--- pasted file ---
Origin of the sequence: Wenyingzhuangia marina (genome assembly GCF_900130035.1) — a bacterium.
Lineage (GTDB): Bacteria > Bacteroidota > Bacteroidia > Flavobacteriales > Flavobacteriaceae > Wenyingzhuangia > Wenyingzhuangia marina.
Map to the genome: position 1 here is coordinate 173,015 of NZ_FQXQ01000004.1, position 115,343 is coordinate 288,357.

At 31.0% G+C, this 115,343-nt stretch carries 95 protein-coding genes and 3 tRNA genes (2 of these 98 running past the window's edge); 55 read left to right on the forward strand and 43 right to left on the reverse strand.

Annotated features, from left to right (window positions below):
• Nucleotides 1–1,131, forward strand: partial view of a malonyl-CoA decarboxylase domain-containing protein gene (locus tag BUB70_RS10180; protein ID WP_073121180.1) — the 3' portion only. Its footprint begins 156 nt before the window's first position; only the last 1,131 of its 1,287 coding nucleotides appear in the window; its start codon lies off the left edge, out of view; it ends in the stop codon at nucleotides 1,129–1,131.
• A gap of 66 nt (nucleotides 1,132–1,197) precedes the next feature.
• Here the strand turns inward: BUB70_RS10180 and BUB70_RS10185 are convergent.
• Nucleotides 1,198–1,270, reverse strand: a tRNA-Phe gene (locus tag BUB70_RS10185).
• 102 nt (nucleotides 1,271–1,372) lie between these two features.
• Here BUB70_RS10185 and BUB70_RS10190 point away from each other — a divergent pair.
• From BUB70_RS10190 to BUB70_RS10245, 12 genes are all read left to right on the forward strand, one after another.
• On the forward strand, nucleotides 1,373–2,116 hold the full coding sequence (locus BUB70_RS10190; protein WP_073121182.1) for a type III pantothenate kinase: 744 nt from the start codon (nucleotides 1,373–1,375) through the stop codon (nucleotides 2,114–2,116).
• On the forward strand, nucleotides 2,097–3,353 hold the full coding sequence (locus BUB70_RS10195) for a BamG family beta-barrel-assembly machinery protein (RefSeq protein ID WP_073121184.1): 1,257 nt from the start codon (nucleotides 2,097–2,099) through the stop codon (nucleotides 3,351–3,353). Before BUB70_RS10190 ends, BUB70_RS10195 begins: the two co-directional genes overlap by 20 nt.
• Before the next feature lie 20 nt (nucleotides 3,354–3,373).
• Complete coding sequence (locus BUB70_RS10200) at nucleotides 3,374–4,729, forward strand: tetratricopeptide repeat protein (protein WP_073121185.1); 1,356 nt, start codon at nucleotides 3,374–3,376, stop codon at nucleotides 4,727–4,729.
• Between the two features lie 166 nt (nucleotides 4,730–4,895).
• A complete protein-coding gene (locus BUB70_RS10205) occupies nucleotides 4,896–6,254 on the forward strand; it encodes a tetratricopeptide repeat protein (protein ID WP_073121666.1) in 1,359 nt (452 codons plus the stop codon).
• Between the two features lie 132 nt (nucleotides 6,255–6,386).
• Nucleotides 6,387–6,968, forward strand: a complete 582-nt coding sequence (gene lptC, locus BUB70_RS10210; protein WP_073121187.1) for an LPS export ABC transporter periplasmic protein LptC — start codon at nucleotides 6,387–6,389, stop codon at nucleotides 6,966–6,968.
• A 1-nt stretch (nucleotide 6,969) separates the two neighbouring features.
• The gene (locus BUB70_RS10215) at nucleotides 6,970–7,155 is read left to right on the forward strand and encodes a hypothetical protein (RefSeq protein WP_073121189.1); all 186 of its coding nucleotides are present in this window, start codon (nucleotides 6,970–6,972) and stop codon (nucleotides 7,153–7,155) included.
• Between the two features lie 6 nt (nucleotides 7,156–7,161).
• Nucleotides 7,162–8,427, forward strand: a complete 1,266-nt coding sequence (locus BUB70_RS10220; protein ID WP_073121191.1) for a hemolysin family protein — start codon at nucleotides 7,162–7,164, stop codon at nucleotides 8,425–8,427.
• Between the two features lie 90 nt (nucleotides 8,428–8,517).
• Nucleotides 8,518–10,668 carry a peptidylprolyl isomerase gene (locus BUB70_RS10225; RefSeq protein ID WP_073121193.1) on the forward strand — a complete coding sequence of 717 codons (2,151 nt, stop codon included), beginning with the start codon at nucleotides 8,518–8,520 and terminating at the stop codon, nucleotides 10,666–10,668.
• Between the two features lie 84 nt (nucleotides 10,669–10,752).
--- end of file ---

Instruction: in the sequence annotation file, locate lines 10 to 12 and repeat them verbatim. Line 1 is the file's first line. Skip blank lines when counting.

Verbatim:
• 102 nt (nucleotides 1,271–1,372) lie between these two features.
• Here BUB70_RS10185 and BUB70_RS10190 point away from each other — a divergent pair.
• From BUB70_RS10190 to BUB70_RS10245, 12 genes are all read left to right on the forward strand, one after another.